August 22, 2006

Does Judge Anna Diggs Taylor Have a Conflict of Interest?

Yesterday, Judicial Watch put out this press release on a potential conflict of interest in the ACLU v. NSA wiretapping case. Though she seems not to have crossed any bright-line rule, she does seem to need to be reminded of Canon 5 of the Code of Conduct for U.S. Judges which states, in part:

"B. Civic and Charitable Activities. A judge may participate in civic and charitable activities that do not reflect adversely upon the judge's impartiality or interfere with the performance of judicial duties. A judge may serve as an officer, director, trustee, or non-legal advisor of an educational, religious, charitable, fraternal, or civic organization not conducted for the economic or political advantage of its members, subject to the following limitations:
(1) A judge should not serve if it is likely that the organization will be engaged in proceedings that would ordinarily come before the judge or will be regularly engaged in adversary proceedings in any court.
(2) A judge should not solicit funds for any educational, religious, charitable, fraternal, or civic organization, or use or permit the use of the prestige of the judicial office for that purpose, but the judge may be listed as an officer, director, or trustee of such an organization. A judge should not personally participate in membership solicitation if the solicitation might reasonably be perceived as coercive or is essentially a fund-raising mechanism.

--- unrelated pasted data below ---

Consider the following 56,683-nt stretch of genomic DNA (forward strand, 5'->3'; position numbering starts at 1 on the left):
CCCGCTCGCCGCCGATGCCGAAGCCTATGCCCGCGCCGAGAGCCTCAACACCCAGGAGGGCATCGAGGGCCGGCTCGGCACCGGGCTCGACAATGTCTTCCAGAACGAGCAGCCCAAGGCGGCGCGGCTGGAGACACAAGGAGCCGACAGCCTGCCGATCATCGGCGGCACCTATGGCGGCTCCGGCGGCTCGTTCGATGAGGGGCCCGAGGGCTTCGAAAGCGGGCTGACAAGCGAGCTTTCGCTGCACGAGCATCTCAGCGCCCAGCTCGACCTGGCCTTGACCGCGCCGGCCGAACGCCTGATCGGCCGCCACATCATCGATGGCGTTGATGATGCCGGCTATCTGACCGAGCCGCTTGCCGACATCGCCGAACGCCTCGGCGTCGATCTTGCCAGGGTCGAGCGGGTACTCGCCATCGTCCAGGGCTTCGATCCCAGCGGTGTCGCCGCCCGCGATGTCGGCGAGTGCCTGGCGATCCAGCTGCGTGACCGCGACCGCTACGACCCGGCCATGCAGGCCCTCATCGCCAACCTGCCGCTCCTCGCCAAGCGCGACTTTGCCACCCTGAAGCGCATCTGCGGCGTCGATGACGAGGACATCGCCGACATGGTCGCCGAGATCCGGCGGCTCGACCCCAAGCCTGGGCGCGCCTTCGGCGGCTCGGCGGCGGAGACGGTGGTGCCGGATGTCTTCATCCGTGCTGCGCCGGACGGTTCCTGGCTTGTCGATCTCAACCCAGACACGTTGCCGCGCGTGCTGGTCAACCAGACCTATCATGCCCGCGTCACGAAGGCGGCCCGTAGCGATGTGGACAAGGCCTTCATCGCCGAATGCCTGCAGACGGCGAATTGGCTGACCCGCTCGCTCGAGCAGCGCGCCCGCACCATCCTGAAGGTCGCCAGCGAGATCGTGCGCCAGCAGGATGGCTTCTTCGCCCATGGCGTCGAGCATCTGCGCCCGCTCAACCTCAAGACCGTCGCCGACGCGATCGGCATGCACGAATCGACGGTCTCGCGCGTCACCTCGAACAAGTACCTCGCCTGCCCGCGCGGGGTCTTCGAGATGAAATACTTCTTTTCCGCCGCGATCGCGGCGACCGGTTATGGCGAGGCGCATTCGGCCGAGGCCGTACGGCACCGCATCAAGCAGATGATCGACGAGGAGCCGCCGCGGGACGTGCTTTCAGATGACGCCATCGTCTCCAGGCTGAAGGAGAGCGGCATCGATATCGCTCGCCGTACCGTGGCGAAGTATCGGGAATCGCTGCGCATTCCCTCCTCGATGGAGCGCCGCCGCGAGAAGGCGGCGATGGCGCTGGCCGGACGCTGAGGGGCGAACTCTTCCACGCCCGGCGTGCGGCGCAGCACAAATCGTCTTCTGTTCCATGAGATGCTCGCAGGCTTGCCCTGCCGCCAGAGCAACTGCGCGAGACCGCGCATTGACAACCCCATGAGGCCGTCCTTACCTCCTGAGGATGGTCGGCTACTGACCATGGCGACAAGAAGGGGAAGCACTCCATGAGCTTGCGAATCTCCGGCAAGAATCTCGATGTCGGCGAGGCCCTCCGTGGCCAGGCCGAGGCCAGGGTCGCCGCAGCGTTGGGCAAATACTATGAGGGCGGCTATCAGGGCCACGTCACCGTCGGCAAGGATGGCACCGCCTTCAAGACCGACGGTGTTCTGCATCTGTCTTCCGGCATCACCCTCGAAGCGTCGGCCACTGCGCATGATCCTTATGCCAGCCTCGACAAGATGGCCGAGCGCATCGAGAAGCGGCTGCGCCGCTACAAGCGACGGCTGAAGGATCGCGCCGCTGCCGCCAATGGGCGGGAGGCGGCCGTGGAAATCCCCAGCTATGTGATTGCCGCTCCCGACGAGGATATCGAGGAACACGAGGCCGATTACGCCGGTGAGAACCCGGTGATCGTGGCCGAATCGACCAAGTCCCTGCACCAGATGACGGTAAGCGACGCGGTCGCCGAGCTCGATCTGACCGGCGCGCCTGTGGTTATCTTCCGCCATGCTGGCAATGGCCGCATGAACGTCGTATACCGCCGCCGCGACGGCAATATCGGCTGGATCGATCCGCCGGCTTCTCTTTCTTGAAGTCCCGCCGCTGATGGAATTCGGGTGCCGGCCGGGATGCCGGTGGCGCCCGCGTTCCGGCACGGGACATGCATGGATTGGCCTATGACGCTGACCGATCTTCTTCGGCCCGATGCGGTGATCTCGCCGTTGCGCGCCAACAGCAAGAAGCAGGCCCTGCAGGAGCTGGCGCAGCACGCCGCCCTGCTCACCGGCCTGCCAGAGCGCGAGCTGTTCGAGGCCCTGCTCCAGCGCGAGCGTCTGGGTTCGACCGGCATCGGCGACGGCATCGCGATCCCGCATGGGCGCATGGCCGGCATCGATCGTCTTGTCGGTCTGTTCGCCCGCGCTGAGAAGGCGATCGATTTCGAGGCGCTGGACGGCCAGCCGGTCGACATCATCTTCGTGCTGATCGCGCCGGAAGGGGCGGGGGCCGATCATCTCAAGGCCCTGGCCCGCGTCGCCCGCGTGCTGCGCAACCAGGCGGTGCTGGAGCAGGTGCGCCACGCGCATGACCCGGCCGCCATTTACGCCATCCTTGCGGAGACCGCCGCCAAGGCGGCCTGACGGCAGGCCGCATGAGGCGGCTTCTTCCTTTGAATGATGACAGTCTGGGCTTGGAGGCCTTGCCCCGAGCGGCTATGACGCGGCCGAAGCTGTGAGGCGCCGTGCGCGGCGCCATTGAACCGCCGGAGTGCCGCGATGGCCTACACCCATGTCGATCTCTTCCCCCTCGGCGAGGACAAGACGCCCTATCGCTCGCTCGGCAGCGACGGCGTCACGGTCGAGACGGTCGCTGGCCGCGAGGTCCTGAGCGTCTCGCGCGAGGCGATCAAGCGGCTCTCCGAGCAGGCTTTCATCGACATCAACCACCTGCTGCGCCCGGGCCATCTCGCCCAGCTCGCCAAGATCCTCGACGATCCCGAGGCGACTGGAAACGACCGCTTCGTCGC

(3) A judge should not give investment advice to such an organization, but may serve on its board of directors or trustees even though it has the responsibility for approving investment decisions."

The press release would be less interesting if it wasn't for this controversy during the University of Michigan affirmative action cases. From Thomas Bray's June, 2002 WSJ op-ed:

"Earlier, Chief Judge Anna Diggs Taylor of the federal District Court in Detroit tried to take the suit against the law school away from Judge Bernard Freedman, who had been assigned it through a blind draw--and who was suspected of being skeptical about affirmative action--and consolidate it with a similar suit against the university's undergraduate admissions practice, which Judge Patrick Duggan was hearing. The chief judge dropped that effort was dropped after the judge hearing the law school complaint went public with a blistering opinion objecting to what he termed 'the highly irregular' effort of the chief judge. Judge Duggan ruled in favor of the undergraduate racial preferences, while Judge Freedman ruled against the law school preferences."

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